“The United States of America have exhibited, perhaps, the first example of governments erected on the simple principles of nature; and if men are now sufficiently enlightened to disabuse themselves of artifice, imposture, hypocrisy, and superstition, they will consider this event as an era in their history. Although the detail of the formation of the American governments is at present little known or regarded either in Europe or in America, it may hereafter become an object of curiosity. It will never be pretended that any persons employed in that service had interviews with the gods, or were in any degree under the influence of Heaven, more than those at work upon ships or houses, or laboring in merchandise or agriculture; it will forever be acknowledged that these governments were contrived merely by the use of reason and the senses.

“. . . Thirteen governments [of the original states] thus founded on the natural authority of the people alone, without a pretence of miracle or mystery, and which are destined to spread over the northern part of that whole quarter of the globe, are a great point gained in favor of the rights of mankind.”



James Madison

Called the father of the Constitution, Madison had no conventional sense of Christianity. In 1785, Madison wrote in his Memorial and Remonstrance against Religious Assessments:

“During almost fifteen centuries has the legal establishment of Christianity been on trial. What have been its fruits? More or less in all places, pride and indolence in the Clergy, ignorance and servility in the laity; in both, superstition, bigotry and persecution.”

“What influence, in fact, have ecclesiastical establishments had on society? In some instances they have been seen to erect a spiritual tyranny on the ruins of the civil authority; on many instances they have been seen upholding the thrones of political tyranny; in no instance have they been the guardians of the liberties of the people. Rulers who wish to subvert the public liberty may have found an established clergy convenient auxiliaries. A just government, instituted to secure and perpetuate it, needs them not.”



The U.S. Constitution

The most convincing evidence that our government did not ground itself upon Christianity comes from the very document that defines it– the United States Constitution.

If indeed our Framers had aimed to found a Christian republic, it would seem highly unlikely that they would have forgotten to leave out their Christian intentions in the Supreme law of the land. In fact, nowhere in the Constitution do we have a single mention of Christianity, God, Jesus, or any Supreme Being. There occurs only two references to religion and they both use exclusionary wording. The 1st Amendment’s says, “Congress shall make no law respecting an establishment of religion. . .” and in Article VI, Section 3, “. . . no religious test shall ever be required as a qualification to any office or public trust under the United States.”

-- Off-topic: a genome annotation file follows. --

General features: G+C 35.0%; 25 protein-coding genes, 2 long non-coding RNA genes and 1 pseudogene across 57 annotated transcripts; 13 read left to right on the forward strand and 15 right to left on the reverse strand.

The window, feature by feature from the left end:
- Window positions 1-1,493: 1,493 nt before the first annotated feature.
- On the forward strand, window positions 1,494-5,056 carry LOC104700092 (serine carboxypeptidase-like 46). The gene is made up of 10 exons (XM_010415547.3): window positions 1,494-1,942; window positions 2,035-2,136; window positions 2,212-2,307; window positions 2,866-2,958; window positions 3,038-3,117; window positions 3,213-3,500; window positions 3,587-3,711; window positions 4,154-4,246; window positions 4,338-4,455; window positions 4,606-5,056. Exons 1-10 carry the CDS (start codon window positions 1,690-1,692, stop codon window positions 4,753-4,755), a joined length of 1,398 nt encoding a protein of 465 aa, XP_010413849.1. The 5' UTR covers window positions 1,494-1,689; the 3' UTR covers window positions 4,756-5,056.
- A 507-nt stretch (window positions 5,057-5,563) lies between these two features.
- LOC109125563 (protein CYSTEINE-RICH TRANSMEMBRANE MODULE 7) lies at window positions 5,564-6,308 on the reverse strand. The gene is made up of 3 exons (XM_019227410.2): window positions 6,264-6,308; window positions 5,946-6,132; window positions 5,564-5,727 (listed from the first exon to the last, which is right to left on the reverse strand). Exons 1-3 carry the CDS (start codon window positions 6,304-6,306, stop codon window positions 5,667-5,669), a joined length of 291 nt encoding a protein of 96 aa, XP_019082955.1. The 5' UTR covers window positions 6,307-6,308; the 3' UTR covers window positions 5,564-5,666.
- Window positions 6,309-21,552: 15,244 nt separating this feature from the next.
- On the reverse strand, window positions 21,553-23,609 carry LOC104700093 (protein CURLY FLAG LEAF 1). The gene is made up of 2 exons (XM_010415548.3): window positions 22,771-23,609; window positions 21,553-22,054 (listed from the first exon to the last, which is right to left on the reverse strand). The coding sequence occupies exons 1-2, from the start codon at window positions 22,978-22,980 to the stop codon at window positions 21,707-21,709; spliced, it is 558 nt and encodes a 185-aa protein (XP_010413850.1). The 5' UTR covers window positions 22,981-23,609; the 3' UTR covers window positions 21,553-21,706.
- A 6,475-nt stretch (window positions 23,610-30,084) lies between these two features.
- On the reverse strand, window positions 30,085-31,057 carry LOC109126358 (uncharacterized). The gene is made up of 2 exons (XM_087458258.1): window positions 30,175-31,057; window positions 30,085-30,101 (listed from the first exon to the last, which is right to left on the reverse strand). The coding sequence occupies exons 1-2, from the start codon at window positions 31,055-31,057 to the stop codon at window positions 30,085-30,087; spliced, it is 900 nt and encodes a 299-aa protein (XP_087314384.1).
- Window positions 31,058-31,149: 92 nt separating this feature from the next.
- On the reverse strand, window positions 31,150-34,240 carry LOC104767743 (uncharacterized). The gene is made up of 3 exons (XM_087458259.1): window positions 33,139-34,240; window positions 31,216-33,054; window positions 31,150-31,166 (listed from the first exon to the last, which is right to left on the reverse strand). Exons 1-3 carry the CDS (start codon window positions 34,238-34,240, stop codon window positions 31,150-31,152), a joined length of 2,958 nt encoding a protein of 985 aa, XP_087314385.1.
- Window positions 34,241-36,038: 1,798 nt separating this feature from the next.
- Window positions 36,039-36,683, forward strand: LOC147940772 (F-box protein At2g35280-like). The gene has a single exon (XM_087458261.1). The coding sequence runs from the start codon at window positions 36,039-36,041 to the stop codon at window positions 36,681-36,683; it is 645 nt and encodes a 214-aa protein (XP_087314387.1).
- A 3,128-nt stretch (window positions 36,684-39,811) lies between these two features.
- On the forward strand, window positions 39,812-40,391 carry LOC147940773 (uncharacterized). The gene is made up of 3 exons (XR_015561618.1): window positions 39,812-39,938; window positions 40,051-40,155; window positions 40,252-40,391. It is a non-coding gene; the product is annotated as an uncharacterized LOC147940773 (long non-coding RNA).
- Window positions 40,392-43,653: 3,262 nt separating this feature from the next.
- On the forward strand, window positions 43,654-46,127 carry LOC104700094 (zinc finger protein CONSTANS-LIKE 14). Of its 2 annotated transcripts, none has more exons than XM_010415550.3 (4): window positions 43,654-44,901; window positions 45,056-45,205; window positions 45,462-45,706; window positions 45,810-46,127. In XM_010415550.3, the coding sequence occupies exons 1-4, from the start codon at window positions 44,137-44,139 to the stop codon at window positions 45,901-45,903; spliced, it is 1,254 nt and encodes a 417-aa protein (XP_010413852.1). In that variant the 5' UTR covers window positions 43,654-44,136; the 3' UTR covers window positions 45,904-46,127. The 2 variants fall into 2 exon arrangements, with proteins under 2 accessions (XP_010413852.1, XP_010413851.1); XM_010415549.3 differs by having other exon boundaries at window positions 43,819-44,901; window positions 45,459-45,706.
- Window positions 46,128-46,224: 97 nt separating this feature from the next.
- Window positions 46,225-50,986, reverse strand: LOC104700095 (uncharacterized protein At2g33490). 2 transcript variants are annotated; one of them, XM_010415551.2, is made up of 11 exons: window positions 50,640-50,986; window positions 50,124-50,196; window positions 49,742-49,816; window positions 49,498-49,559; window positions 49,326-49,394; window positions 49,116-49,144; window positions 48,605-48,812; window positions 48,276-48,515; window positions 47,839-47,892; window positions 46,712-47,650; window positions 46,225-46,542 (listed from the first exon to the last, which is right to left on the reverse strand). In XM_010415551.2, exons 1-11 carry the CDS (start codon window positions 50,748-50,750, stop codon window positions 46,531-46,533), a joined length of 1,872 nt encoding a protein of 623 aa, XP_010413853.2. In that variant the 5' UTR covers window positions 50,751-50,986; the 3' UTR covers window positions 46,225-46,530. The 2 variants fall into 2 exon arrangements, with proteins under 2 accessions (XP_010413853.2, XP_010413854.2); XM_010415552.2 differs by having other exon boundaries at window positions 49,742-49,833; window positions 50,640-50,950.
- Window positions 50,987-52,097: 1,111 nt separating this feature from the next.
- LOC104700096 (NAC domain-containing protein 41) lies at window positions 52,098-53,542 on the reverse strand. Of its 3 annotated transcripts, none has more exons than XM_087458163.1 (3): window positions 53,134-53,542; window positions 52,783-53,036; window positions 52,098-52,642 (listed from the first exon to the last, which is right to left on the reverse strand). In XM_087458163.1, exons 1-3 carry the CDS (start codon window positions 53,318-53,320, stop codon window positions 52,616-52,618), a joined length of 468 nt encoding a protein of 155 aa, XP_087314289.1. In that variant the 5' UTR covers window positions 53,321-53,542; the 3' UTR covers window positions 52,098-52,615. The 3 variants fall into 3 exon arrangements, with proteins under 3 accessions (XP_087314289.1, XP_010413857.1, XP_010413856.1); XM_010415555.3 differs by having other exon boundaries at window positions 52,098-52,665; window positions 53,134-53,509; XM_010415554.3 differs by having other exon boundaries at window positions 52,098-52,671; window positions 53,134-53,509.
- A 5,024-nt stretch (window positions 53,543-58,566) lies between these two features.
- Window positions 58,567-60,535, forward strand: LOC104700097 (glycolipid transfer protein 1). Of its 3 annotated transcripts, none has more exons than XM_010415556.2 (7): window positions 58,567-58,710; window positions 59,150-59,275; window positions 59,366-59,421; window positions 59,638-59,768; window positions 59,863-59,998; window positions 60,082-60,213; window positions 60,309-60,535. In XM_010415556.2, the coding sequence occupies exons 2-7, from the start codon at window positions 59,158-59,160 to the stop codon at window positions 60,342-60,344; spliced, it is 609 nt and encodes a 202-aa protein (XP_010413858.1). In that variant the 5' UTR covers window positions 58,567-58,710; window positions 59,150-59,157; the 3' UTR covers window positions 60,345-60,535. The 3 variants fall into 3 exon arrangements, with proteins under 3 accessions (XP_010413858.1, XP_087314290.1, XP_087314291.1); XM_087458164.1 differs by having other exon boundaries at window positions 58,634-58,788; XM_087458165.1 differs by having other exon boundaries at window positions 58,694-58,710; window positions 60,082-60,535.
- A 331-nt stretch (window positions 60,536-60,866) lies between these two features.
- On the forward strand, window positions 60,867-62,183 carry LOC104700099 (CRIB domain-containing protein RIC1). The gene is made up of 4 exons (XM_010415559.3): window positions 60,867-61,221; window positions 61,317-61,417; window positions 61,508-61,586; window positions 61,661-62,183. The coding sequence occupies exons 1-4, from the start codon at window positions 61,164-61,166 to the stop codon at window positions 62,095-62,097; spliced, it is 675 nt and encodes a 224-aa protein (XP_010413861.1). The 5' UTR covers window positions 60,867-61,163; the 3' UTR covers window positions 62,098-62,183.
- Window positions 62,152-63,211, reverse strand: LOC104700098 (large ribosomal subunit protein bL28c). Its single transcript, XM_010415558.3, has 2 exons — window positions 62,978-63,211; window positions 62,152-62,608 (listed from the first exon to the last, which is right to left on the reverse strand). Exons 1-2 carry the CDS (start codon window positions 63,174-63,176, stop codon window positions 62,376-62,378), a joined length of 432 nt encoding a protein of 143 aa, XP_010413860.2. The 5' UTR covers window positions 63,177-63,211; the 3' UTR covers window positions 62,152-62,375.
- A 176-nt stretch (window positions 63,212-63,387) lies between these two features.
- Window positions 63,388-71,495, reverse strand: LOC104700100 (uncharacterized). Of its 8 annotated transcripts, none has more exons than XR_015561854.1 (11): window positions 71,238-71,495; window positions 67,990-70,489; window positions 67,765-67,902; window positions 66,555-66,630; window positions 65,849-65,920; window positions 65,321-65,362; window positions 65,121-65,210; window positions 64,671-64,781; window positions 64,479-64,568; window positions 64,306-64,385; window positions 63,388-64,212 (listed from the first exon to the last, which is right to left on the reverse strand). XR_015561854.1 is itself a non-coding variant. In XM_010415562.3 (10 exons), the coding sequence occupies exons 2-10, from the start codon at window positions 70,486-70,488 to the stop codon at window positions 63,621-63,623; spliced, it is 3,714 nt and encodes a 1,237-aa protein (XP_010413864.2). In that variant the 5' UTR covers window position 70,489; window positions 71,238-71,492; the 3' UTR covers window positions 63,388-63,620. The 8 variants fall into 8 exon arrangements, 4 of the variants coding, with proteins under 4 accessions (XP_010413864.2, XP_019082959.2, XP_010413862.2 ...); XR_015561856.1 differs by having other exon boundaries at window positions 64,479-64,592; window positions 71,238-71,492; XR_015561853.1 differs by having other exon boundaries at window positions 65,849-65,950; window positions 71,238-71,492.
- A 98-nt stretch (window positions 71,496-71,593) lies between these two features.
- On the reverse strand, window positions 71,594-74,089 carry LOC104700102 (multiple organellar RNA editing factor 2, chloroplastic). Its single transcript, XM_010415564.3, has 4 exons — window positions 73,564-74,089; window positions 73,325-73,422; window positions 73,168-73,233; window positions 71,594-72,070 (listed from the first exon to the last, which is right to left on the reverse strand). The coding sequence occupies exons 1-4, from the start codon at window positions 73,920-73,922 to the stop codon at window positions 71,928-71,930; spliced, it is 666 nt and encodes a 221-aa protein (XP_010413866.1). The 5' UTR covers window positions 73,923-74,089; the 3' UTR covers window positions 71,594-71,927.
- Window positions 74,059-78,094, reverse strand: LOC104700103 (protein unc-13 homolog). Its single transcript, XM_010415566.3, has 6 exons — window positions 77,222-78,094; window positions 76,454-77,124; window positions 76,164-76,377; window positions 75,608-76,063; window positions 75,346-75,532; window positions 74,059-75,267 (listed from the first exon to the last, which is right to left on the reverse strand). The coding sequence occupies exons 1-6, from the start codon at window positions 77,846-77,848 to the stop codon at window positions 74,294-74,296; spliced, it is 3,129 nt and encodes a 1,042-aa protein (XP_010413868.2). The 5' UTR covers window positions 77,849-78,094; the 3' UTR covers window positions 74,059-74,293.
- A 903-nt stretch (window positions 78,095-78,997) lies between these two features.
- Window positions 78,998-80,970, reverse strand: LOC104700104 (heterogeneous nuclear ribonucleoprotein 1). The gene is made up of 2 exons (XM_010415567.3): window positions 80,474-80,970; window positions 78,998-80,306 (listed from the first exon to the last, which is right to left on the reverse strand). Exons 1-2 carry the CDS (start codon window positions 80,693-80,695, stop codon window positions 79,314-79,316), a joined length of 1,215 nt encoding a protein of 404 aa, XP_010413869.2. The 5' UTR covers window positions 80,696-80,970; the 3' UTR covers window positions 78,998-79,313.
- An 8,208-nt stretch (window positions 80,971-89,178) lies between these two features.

Thomas Jefferson interpreted the 1st Amendment in his famous letter to the Danbury Baptist Association in January 1, 1802:

“I contemplate with sovereign reverence that act of the whole American people which declared that their legislature should ‘make no law respecting an establishment of religion, or prohibiting the free exercise thereof,’ thus building a wall of separation between church and State.”


As Thomas Jefferson wrote in his Autobiography, in reference to the Virginia Act for Religious Freedom:

“Where the preamble declares, that coercion is a departure from the plan of the holy author of our religion, an amendment was proposed by inserting “Jesus Christ,” so that it would read “A departure from the plan of Jesus Christ, the holy author of our religion;” the insertion was rejected by the great majority, in proof that they meant to comprehend, within the mantle of its protection, the Jew and the Gentile, the Christian and Mohammedan, the Hindoo and Infidel of every denomination.”





A few Christian fundamentalists attempt to convince us to return to the Christianity of early America, yet according to the historian, Robert T. Handy, “No more than 10 percent– probably less– of Americans in 1800 were members of congregations.”



edit on 28-4-2015 by peter vlar because: (no reason given)



posted on Apr, 28 2015 @ 11:42 PM
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a reply to: soulpowertothendegree

Which should prove that television is not reality television. I have been in court more than once for jury duty and various lawsuits and other legal issues and not once was I ever asked to swear with my hand on the Bible. In fact did not even see a Bible. You are asked to swear or affirm you are answering with the whole truth. And I live in the Bible Belt most of the time.
edit on 4/28/2015 by DJMSN because: addition



posted on Apr, 29 2015 @ 06:00 AM
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originally posted by: Ultralight
Are you disputing that the founders established this country on Judeo Christian doctrine?


Whther they did or did not is completely irrelevant to the question I asked you and you failed to address.

Have any of the items you previously listed caused the estbalishment of a state religion? If no, then they do not violate the establishment clause.

On a side note I suggest you read the article linked in the Original Post of this thread I authored regarding separation of church and state back in 2010. It clearly covers the founders religious sentiments in regards the Constitution.



posted on Apr, 29 2015 @ 06:33 AM
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a reply to: soulpowertothendegree

Actually no, you do not have to swear on any religious text if you don't want to. Some Christian groups do not believe they are to swear at all, so they just promise.

As long as you promise, you don't have to swear on anything.

Do you swear or affirm...it is up to you. Atheists aren't forced to use the Bible for swearing. Are you assuming they do?



posted on Apr, 29 2015 @ 06:51 AM
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a reply to: WarminIndy

Yes. Because TV.



posted on Apr, 29 2015 @ 07:01 AM
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originally posted by: Shamrock6
a reply to: WarminIndy

Yes. Because TV.


The OP might also be one of those who believe the government is sending secret messages in movies.



posted on Apr, 29 2015 @ 07:03 AM
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originally posted by: WarminIndy
The OP might also be one of those who believe the government is sending secret messages in movies.


We are, erm, I mean, who believes that crap?



posted on Apr, 29 2015 @ 07:14 AM
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a reply to: AugustusMasonicus

Dammit. Guess it's back to the drawing board now. Again.